Several months ago, I was on a business trip in California. We had met with interesting and influential people, accomplished what he'd hoped to, and I couldn't ask for better business partners. It was a perfect business trip until a chance conversation with someone I'd known as a child. And in the space of moment -- my capable, in control-of-my-world adult self dissolved; I was again a young girl who felt incompetent, fearful, and out-of-control.
After the market rallied nearly 11% on Monday, it dropped 1.5% yesterday, and another 9.3% today. Given that I manage money for a living, and am experiencing this manic market firsthand, I find myself somewhat sympathetic to stories of folks stuffing their money under a mattress. Do I think that taking a moment to be kind to ourselves -- to nurture ourselves -- is probably in order. In fact, curling up for a quick nap on that mattress under which we are thinking of stuffing our money might not be a bad idea. But then what? Do we really liquidate all our positions, and sit entirely in cash?
When one of my friends eagerly shared with her husband an entrepreneurial idea, his response was: What about our our home, our children? Though unspoken, I suspect he wondered what about me? The myth of Psyche, a story that helps us understand feminine psychological development, may have been helpful here. Remember Psyche would not have undertaken this hero's journey during which she had to complete four tasks, had it not been to rescue a loved one. Consensus suggests women can't attend to their relationships and their identity -- the Psyche myth suggests otherwise. Let's look at the first question: 1) What about our home? As we pursue a dream, will there be specific tasks that we currently do that won't get done? In other words, will chaos ensue?
When Maria Carr asked me to be a guest on her TV show, I almost said no. I wanted to do it, but I was scared. Would anyone beyond my close-knit circle care about 'dare to dream'? Could I distill my ideas into 2-3 minute snippets? Would I get nervous? (I still remember cheerleading tryouts my junior year -- the year I didn't make it -- my voice audibly quavered.) Then there was the all-important, what would I wear?
I just finished Stephenie Meyer's Breaking Dawn which, like the first three novels, I read in less than 24 hours. But even as I continue to read and buy her books, I find myself increasingly discombobulated. There are so many things to like. The deeply romantic "girl-gets-swept off her feet by two knights in shining armor' plot. The fact that 'Bella is loved because she exists - not because she does everything right - and deep down this is what we all want -- to be loved for our very existence', as Janna pointed out; being loved for our very existence should be (I believe is) an inalienable right. And yet, believing as I do -- in the importance of moving ourselves to the center of our life story, I've found myself in a surprising love/hate relationship with Meyer's books.
During a particularly challenging week at work, I happened upon an article by Robert S. Kaplan titled 'Reaching your Potential' which offered up the teaser, "maybe you feel frustrated with your career--convinced you should be achieving more. You may even wish you had chosen a different career altogether." I was definitely frustrated, and even discouraged, but did I wish I had chosen a different path? Not really. As I reflected on Kaplan's article, I realized that I'm right where I want to be. In sharing this insight with one of my friends, she pointedly asked, "Did you really think that living your dream isn't challenging/discouraging/difficult?" To which I sheepishly replied, "No." The truth is there's a pretty large shred of me which believes that if I'm living my dream, life will breezy.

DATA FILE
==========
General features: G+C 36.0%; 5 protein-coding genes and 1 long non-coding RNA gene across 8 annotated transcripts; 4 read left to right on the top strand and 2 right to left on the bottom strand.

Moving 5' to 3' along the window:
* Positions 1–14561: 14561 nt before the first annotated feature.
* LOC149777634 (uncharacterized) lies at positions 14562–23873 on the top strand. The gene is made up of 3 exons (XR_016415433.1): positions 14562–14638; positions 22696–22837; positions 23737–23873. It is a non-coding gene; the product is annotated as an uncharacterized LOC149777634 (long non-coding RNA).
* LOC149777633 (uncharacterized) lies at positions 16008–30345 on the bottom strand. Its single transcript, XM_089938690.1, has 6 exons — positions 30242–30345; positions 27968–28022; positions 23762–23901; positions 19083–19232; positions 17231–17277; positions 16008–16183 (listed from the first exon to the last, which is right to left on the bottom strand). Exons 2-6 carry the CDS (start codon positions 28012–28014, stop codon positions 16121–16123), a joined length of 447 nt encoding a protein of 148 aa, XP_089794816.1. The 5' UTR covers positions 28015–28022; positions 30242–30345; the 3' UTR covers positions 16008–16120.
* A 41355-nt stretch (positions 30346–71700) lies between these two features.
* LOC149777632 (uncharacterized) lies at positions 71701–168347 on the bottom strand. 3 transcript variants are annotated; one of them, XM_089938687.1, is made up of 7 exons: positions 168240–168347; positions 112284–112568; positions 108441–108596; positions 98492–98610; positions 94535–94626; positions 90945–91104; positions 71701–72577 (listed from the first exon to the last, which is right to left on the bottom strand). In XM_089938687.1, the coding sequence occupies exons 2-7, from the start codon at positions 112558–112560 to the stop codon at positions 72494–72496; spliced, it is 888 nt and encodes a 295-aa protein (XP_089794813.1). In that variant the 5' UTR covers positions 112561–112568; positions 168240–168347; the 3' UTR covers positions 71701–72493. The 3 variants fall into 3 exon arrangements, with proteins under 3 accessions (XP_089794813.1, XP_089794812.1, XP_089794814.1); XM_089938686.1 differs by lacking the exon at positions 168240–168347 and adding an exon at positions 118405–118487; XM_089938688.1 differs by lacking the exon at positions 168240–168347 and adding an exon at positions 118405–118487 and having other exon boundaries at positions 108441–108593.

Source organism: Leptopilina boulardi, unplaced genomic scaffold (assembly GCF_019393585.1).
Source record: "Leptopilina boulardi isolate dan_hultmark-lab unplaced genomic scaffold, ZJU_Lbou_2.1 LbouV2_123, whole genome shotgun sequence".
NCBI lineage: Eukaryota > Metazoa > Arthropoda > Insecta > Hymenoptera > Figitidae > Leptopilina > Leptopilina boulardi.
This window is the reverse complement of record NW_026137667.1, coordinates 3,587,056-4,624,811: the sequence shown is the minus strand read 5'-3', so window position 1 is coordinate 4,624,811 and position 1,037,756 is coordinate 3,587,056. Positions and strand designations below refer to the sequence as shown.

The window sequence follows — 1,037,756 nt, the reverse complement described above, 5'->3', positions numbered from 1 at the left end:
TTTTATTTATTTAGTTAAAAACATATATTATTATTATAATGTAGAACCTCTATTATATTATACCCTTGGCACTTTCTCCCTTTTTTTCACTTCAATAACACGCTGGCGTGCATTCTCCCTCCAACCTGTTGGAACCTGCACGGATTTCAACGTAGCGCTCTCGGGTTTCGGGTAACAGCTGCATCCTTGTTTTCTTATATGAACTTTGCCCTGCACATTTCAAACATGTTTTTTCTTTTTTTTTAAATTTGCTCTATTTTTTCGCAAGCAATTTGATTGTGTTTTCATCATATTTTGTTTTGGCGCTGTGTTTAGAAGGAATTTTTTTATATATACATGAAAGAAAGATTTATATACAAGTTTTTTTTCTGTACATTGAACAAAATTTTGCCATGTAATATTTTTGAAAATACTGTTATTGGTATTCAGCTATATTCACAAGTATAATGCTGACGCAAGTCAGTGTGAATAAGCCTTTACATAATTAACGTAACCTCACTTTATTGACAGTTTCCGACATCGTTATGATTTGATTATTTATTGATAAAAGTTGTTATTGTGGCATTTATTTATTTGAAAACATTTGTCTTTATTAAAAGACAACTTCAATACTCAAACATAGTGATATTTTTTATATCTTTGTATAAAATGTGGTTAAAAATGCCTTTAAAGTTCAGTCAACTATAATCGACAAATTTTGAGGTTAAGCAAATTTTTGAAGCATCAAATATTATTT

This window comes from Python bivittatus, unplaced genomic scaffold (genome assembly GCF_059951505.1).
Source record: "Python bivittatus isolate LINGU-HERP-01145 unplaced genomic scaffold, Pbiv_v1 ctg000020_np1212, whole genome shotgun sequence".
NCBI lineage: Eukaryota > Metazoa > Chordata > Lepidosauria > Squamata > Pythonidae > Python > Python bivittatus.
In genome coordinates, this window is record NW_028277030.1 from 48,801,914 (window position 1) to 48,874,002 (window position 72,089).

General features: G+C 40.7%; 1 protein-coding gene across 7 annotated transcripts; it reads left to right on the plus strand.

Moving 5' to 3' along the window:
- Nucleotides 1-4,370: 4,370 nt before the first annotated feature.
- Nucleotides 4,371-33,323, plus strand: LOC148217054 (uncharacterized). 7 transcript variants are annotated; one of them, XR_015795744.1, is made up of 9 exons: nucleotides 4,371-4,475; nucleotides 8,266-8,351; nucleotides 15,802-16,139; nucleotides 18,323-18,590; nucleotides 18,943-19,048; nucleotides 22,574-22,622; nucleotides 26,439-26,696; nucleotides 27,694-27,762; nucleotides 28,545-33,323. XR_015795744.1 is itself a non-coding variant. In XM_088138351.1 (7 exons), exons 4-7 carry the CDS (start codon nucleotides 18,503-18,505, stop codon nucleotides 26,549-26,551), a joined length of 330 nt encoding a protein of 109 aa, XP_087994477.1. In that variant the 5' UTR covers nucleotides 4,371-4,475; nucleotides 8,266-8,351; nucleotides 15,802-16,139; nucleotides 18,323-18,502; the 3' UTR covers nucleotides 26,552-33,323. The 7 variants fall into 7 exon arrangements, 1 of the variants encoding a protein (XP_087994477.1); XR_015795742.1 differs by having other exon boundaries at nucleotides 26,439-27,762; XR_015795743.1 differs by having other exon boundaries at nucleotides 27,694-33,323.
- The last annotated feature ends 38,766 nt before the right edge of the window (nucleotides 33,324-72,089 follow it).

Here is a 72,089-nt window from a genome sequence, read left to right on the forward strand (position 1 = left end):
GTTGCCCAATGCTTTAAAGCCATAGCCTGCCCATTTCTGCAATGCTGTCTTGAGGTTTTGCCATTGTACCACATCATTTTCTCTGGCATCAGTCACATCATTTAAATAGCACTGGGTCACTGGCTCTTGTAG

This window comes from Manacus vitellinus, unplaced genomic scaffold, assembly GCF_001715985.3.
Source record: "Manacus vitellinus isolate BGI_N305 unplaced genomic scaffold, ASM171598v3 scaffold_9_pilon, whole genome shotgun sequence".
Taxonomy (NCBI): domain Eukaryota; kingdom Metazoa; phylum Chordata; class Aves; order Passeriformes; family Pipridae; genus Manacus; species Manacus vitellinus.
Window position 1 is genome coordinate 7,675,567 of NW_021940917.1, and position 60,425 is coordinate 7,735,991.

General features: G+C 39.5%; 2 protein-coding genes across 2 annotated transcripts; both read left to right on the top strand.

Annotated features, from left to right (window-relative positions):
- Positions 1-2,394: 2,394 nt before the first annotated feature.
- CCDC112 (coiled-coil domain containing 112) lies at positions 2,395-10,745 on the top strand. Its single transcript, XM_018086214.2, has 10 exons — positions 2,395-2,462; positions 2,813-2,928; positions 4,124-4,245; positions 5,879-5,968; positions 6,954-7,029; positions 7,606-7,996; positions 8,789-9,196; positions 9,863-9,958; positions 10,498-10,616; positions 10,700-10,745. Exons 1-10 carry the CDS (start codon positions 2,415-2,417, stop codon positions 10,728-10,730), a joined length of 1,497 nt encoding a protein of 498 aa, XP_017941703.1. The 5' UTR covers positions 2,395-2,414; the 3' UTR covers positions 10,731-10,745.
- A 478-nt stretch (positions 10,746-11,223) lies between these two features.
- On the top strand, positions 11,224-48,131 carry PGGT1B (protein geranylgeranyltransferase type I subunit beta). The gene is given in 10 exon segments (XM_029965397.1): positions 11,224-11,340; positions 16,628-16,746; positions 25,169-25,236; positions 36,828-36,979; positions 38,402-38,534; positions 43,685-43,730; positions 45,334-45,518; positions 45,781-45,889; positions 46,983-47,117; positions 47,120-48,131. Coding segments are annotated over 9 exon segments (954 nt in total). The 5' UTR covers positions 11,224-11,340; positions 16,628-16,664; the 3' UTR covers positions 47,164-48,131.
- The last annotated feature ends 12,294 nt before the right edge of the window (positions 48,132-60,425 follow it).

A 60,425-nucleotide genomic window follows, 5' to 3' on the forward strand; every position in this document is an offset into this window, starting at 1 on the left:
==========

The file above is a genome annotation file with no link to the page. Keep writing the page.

I woke up this morning happy, rolled over, slept some more, and an hour later, woke up again. Giddy. My husband took our children down to visit with family for the day. So I'm home alone without a list of a million things that I expect myself to get done because my perfectionist self is away as well -- I kindly asked her to go on holiday -- and proceeded to give myself permission. Permission to watch two episodes of 'What not to Wear'. To get up when I want to. To think what I want to. To do what I want to -- when I want to.
My first pregnancy had been SO easy. First try. Pregnant. Not a day of morning sickness. And notwithstanding the fact that I'd had my son the old-fashioned way because no anesthesiologists were on hand when I arrived at the hospital, his birth was also easy. Two years later, I was ready to have another baby. I'd get pregnant in late August; an early summer baby wouldn't interfere with my busy time at work, and allow me to enjoy a summer off. Baby number two -- coming right up.
I sort of deserved it, but it stung nonetheless. One of our vendors (I'm purposely being vague) recently invited me and several other clients to sit in their box at a Celtics game -- nope, not a championship game. In making small talk, one of the fellows asked me if I were a hoops fan. I could have given several different answers. Like, Yes, I really enjoyed going to games when I was younger. Or, No, not so much, but I've enjoyed seeing the Celtics' have a winning season. Both answers would have been true. Instead, I said, "Well, I WAS a cheerleader in high school". To which he responded, "And, now you're a cheerleader over at Rose Park." Weeks later, I'm still stung.
Have you seen the article 'Study: Women Can't Afford to Get Angry'? Did the article surprise you? Me neither. We (meaning we girls) learn from a very young age that we shouldn't get angry, or at least not show our anger. But is it anger that we shouldn't do? Or rage?